Autumn 2019 Newsletter



Fall Planting and Garden Maintenance



Fall is the perfect time for planting. Temperatures are a bit cooler, yet the soil is still warm. Fall planting allows perennials, bulbs, trees and shrubs to get a head start for spring. The cooler weather, and reduced humidity, also makes it more pleasant experience for the gardener. It is a terrific time to prepare the garden for winter and the spring to follow, while adding stunning fall color to the landscape.


Group plants in swaths of color to create a strong visual impact. Use asters and hardy chrysanthemums, the stars of the late season. These reliable perennials grow all summer and then burst into blooms of blue, purple, pink and white in the fall. They also have a pleasant aroma, and support the ecosystem by providing food and habitat for pollinators. Or mass rudbeckias, sedums, alliums or golderods. Add movement with tall daylilies, such as ‘Challenger’, Helianthus ‘Salicifolia’, Rudbeckia “Henry Eilers’ or Ornamental Grasses. Contrast textures by placing plants and garden elements with bold, structural forms next to lighter, airy forms to create more interest. Sedum ‘Autumn Joy’ will contrast with Blue Oat Grass (Helictotrichon sempervirens). Hardy Cyclamen bloom in colors of pink and white in autumn and hold their attractive mottled leaves through the winter.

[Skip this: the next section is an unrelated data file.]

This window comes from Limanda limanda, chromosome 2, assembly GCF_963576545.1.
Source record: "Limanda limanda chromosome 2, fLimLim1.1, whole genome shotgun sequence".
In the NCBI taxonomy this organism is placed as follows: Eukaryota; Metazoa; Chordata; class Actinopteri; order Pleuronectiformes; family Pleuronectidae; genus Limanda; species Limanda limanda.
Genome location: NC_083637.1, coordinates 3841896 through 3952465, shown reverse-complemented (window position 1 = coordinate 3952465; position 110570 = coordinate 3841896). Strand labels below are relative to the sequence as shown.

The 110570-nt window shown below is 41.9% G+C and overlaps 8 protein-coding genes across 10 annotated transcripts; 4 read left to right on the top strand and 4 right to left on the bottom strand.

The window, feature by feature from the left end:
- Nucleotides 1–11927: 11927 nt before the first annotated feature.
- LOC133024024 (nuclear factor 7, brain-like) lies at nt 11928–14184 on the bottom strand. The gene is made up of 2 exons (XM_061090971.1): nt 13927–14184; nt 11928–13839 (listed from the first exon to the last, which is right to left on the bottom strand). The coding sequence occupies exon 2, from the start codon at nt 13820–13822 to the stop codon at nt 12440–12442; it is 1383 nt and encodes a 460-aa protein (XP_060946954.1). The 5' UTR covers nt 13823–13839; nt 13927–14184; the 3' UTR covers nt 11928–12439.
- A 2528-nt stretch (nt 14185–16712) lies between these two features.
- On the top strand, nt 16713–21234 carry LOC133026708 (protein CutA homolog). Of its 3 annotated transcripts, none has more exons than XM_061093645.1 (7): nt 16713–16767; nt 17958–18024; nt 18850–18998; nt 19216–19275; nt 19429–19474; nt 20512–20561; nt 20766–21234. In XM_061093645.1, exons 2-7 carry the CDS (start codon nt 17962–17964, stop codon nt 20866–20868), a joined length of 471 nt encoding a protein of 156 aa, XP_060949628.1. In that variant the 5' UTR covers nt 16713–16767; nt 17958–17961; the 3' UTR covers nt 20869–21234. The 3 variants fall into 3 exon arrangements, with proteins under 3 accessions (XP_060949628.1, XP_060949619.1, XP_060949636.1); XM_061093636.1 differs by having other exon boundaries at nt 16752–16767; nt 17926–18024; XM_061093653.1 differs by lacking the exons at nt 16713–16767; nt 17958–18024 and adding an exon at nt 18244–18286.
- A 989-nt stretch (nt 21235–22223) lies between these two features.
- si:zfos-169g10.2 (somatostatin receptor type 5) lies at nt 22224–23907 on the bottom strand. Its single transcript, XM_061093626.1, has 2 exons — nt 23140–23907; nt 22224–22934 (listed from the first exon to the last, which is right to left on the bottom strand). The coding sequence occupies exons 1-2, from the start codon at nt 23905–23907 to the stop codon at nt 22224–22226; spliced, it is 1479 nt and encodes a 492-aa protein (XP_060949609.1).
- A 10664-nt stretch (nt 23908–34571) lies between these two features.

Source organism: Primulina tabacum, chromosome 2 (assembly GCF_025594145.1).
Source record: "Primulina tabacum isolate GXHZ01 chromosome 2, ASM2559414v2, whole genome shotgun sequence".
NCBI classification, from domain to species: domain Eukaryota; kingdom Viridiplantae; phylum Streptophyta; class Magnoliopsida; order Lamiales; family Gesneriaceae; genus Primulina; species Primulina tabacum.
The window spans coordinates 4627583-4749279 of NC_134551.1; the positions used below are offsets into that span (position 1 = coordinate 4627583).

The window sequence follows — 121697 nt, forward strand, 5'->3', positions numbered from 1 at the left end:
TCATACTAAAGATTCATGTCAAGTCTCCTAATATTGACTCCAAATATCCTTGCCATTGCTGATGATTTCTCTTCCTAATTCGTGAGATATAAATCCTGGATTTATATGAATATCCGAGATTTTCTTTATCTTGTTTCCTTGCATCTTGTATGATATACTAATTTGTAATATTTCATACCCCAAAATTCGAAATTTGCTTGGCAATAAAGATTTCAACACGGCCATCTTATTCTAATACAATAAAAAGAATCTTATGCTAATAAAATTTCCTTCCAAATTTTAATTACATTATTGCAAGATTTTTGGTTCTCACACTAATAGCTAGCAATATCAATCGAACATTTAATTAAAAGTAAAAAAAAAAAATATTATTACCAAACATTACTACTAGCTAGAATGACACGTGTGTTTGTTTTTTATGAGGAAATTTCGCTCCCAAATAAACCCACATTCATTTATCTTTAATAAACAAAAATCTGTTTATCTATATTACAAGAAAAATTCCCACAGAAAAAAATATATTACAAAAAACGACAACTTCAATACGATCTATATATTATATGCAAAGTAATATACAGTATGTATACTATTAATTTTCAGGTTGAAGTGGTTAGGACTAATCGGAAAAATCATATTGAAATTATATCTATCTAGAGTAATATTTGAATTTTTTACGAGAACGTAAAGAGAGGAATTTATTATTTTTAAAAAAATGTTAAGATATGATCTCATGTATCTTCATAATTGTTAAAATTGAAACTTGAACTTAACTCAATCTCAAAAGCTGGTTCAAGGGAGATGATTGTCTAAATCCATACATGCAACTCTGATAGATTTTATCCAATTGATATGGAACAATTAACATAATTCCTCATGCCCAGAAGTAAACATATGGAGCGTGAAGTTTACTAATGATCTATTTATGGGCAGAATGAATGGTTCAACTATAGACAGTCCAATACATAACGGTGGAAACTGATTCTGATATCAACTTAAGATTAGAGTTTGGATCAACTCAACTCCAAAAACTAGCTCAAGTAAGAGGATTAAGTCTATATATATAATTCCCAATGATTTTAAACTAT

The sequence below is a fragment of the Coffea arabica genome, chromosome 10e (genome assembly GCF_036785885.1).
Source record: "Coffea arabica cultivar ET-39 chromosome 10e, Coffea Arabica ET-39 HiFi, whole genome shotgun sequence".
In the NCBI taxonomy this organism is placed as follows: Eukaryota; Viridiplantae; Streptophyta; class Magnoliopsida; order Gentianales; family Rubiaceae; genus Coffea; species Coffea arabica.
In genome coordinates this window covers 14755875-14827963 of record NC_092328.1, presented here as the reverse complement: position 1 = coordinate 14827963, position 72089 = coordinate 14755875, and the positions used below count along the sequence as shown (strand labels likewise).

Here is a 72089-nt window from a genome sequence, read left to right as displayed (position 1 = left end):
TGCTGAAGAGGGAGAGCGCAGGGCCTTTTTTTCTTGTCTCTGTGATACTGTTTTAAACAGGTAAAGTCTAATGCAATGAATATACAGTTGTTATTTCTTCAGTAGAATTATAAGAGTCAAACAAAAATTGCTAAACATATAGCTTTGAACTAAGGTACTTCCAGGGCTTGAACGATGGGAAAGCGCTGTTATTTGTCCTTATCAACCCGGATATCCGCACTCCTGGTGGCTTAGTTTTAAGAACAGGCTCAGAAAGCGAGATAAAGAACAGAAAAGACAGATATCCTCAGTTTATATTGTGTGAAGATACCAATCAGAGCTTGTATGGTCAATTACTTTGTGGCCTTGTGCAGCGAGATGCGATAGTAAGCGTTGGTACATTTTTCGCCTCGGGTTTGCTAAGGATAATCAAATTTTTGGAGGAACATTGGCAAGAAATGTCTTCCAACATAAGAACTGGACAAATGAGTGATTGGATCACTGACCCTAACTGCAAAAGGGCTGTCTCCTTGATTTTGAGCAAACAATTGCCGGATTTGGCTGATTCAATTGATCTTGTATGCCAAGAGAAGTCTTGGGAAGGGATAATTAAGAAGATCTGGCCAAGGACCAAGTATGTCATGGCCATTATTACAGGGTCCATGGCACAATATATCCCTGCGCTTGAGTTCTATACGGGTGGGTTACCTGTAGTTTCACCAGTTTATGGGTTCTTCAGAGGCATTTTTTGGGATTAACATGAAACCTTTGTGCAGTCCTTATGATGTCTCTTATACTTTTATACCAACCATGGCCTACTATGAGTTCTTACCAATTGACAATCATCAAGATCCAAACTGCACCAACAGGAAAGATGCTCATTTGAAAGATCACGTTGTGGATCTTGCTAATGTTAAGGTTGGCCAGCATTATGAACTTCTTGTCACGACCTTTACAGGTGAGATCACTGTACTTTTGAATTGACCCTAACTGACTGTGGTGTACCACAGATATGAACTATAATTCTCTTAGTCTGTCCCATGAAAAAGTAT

Plant trees and shrubs. Conditions are ideal to help them establish themselves for spring growth. Don’t forget the autumn blooming shrubs and trees. Lespedeza thunbergia doesn’t even begin to make a showing until September. This six foot tall shrubs is covered in masses of deep pink ('Gilbraltor' or 'Spring Grove') or white flowers ('Avalanche') into October. Indigofera ambylantha blooms from June through to frost with delicate pink clusters. The branches of the Blue Mist Shrub, (Caryopteris x clandonensis) are adorned with blue flowers through August and September. A wonderful tree for fall bloom in Heptacodium miconioides, the seven son flower. It is covered in white flowers in September. When the petals drop, the pink calyxes provide color through the fall. Showcase autumn foliage to make a big impact. Add at least one tree chosen for its fall foliage. Acer griseum, the paperbark maple, turns a spectacular orange in autumn. bloom is Heptacodium miconioides. Our native Witch hazels, Hamamelis virginiana, blooms in the fall, and Hamamelis vernalis, blooms in winter. Mahonia bealei, also blooms in winter, while Lindera angustifolia, holds its leaves through the winter.


The end of the season is also a great time to prepare for next spring. Divide and transplant perennials in the fall. As their metabolism slows, it is much less disruptive than spring planting. Then plant flowering bulbs to add to the anticipation of the spring ahead. Visit your local garden center or check out one of our favorite bulb sources. Brent and Becky's Bulbs in Gloucester Virginia for most bulbs and for the unusual try Daffodils and More in Dalton, Massachusetts. Dave Burdick grows the lovely Colchicums (Autumn Crocus) that brighten our gardens.


Replenish mulch layers in the garden. Around perennials, mulch should be one to two inches. Around shrubs, mulch should be 2 to 3 inches, and around trees the mulch should be about 4 inches.. Be sure to spread mulch around trees in a flat layer and keep the mulch away from the trunk of the trees. Use all those fallen leaves, either chopped or whole, as a natural mulch over your new plantings.